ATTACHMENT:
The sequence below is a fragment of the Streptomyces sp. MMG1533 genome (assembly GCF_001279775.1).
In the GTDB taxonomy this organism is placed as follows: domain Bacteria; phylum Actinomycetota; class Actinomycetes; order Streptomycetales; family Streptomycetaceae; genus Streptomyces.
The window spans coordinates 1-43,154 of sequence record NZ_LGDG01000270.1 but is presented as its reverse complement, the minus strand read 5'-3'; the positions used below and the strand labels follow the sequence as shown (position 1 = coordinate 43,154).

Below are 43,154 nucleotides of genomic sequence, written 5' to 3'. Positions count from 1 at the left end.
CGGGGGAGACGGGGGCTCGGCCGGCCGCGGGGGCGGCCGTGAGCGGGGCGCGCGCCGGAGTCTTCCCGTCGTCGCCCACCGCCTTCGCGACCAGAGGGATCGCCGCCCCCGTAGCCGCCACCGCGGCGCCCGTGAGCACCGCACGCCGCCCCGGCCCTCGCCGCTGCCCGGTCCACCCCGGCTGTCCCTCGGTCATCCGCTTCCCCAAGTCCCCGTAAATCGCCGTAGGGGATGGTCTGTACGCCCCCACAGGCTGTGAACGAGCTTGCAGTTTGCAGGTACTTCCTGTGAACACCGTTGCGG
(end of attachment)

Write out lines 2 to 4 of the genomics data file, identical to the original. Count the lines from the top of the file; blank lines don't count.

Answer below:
In the GTDB taxonomy this organism is placed as follows: domain Bacteria; phylum Actinomycetota; class Actinomycetes; order Streptomycetales; family Streptomycetaceae; genus Streptomyces.
The window spans coordinates 1-43,154 of sequence record NZ_LGDG01000270.1 but is presented as its reverse complement, the minus strand read 5'-3'; the positions used below and the strand labels follow the sequence as shown (position 1 = coordinate 43,154).

Below are 43,154 nucleotides of genomic sequence, written 5' to 3'. Positions count from 1 at the left end.